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Click below to continue reading my official Top 10 Films of 2014.
Whiplash (Damien Chazelle)
What genre could you put Whiplash in? Is it a drama? Maybe it could be considered a musical based on its subject matter? Because of my experience as a musician, I’m tempted to categorize the film as a horror movie. Because the film is so tense and features some of the scariest scenes crafted this year. Let me back up, Whiplash is the story of a drummer (Miles Teller) who is being trained by and strives to impress his strict mentor/drum instructor (J.K. Simmons). The film features several scenes where the jazz ensemble practices in front of Fletcher (Simmons) and performs in front of an audience. These scenes are terrifying. Anybody who has ever performed live (whether musically or theatrically) knows this simple fear: at any moment something could go wrong. That fear is perfectly encapsulated in Whiplash. Because the film is all about Jazz music though, the fear is intensified as the music is so precise and needs to be performed perfect. Through most of the film I experienced extreme amounts of anxiety as I was hoping and praying that Neeman (Teller) would not screw up; I had just as strong a positive reaction when he succeeded. That’s the point of the movie. True success cannot happen except in the face of true failure. You can’t do something right unless you have ample opportunity to screw up and have a chair thrown at you by a crazy instructor. The film is extremely tense, features powerhouse performances by all involved (well-deserved Oscar win for Simmons) and is a great exploration of a musician’s journey. But I must warn you, if you have trouble with anxiety please prepare yourself before attempting to watch this film.
X-Men: Days of Future Past (Bryan Singer)
The X-Men franchise is a strange beast. There is the original trilogy of films, two Wolverine spin-off films and the prequel/reboot X-Men: First Class. There was never really a sense that Fox had a plan when making these spin-offs and other movies, we just accepted it as another X-Men movie coming out, never really as huge mythos spanning over multiple-films. With X-Men: Days of Future Past, that all changed. Days of Future Past made official that First Class is a prequel and sets the continuity between the young cast and the older cast of Bryan Singer’s original X-Men trilogy. Contrary to what we thought, this HAS been one big franchise set over 50 years. When dealing with a film that attempts to connect two franchise using both casts and time travel, it can be understandable if you’re worried about it. I think that’s what made Days of Future Past so enjoyable. For me, there wasn’t too much hype and because of that I was able to be blown away by it. Bryan Singer returns to the franchise he started (and perfected, X2: X-Men United is one of the all-time great comic book films) and he is joined by one of my new favorite screenwriters, Simon Kinberg. Together, along with every X-Men cast member ever (no really, ALL OF THEM), they created an amazing X-Men film that has both thrilling action and beautiful allegory the franchise has become known for. I truly believe it would be limiting to call Days of Future Past a “superhero” movie. I believe it to be a finely crafted piece of science-fiction filmmaking. Yes, the individuals have powers, but its not about costumed heroes saving the world. Days of Future Past has big set pieces, but it carries weight because of the emotional build up that comes from the writing/performances of its leads. There is a sense amongst fans that we are to dislike Fox because they own the X-Men and Marvel doesn’t. And while Fox has definitely made some poor films out of Marvel comic properties, X-Men: Days of Future Past proves that they can make amazing films out of these characters and I can’t wait for the future of the franchise.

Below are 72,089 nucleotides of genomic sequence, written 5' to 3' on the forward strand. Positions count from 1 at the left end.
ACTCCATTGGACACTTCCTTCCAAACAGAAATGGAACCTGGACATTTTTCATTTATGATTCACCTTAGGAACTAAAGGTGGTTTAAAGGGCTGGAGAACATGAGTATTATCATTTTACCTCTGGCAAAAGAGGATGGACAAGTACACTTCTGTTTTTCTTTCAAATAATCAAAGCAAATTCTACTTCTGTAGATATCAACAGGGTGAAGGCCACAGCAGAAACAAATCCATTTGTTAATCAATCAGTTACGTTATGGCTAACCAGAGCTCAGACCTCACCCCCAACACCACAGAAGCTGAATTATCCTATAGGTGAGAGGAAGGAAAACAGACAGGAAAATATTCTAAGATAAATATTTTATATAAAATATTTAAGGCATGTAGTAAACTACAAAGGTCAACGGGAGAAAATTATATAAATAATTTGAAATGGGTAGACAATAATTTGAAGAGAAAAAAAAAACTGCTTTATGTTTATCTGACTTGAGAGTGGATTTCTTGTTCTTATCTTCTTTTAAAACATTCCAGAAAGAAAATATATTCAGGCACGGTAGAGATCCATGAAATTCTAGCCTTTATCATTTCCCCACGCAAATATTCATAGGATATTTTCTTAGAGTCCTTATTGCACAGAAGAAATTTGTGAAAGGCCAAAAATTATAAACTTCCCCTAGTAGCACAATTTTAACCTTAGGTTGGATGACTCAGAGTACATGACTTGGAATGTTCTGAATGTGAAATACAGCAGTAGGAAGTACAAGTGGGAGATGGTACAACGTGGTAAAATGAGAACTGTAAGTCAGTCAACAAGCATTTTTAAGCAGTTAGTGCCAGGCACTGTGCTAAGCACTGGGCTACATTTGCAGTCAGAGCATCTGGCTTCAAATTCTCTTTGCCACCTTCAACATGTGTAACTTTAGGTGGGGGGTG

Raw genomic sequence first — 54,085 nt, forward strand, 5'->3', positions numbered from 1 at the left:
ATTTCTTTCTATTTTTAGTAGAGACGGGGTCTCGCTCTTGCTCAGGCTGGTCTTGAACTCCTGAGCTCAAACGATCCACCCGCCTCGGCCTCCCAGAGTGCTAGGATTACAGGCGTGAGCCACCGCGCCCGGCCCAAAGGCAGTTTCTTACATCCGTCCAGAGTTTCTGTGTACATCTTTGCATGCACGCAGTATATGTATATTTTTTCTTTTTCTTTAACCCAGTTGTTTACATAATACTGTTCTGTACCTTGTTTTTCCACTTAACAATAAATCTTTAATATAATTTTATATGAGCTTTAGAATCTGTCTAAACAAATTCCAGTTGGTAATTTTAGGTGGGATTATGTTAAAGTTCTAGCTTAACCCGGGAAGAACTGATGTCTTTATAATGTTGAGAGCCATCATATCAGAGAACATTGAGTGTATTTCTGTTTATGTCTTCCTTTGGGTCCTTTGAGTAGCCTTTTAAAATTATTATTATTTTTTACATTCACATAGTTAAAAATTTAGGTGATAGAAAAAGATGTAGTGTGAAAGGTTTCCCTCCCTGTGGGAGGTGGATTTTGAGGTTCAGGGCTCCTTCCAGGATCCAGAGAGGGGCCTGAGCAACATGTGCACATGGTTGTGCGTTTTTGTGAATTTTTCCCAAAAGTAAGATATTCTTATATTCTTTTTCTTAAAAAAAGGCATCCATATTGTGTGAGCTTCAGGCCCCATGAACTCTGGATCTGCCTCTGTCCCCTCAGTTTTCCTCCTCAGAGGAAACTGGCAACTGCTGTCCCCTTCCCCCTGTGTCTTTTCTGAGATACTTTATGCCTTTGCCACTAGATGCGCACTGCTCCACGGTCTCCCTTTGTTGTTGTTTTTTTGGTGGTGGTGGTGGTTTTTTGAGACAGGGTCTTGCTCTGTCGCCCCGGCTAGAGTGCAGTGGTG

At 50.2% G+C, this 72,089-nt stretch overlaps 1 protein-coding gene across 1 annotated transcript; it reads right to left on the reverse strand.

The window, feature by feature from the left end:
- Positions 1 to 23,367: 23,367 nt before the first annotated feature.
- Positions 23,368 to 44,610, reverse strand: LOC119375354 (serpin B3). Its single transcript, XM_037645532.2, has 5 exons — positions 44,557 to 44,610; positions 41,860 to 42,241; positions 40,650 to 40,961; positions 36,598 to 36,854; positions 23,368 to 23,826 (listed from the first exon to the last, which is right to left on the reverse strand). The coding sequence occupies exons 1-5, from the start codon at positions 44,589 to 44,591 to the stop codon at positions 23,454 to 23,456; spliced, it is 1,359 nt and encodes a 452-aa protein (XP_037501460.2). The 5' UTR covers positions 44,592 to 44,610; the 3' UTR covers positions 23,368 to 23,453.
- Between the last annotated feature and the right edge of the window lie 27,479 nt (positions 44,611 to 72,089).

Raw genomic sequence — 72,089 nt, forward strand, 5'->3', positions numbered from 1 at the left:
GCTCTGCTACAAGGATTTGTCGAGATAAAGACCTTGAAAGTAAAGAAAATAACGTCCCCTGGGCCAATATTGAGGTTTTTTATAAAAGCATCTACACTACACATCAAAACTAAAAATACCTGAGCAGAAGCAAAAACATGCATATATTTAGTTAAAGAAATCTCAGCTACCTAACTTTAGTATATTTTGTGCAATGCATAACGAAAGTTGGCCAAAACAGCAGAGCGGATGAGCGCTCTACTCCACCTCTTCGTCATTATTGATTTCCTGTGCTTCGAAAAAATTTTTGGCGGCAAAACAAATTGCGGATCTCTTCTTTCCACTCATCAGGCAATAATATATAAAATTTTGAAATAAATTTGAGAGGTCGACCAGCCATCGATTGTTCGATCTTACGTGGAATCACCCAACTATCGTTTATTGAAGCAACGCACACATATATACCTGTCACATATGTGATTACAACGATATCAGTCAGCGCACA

Birdman or (The Unexpected Virtue of Ignorance) (Alejandro G. Iñárritu)
While watching this year’s Academy Awards, I had to try and explain what Birdman was to some friends who had never heard of it. You know how these things go, when a film is in contention to win Best Picture you can’t just explain what the film is about, you have to explain why it is winning so many awards and what is so good about it. I started my synopsis,
“Well, its the story of an actor trying to revitalize his career by doing a stage play.”
“Ok, seems straight forward enough.”
“BUT, he used to play a superhero in the 80’s, and now that character (Birdman) haunts him in his subconscious and in his professional life.”
“And though we’re not sure if it’s real or in his mind, Riggin Thompson uses supernatural powers like Birdman did in the movies, Birdman being the fictional movie that exists within this movie.”
“Wait, you’re losing me.”
“And its like super-meta because Thompson is being played by Michael Keaton! You get it? It’s like, Michael Keaton played Batman back in ‘89, and now his character is an actor that used to play a superhero! Isn’t that great?”
“I’m not sure if this film is for me.”
“No, I’m telling you, it’s great! Plus the whole movie is filmed to look like one long shot! And the whole score is just drums, but it adds to it, like the whole thing is improvised! Then there’s another level of meta because the movie is about actors acting while they teach us about how actors act……oh, you’re not listening anymore, that’s cool……OH MY GOSH BIRDMAN WON BEST PICTURE YEEEEESSSS!”
Though that may be a bit exaggerated, the point still stands. Birdman is a film that film geeks will love. It’s script, the way it is shot, the performances and its meta-story telling all make for a breathtaking experience. Usually I only buy blu-rays for the big blockbusters, but after seeing Birdman my wife and I agreed, we have to own this thing and go for the ride again.
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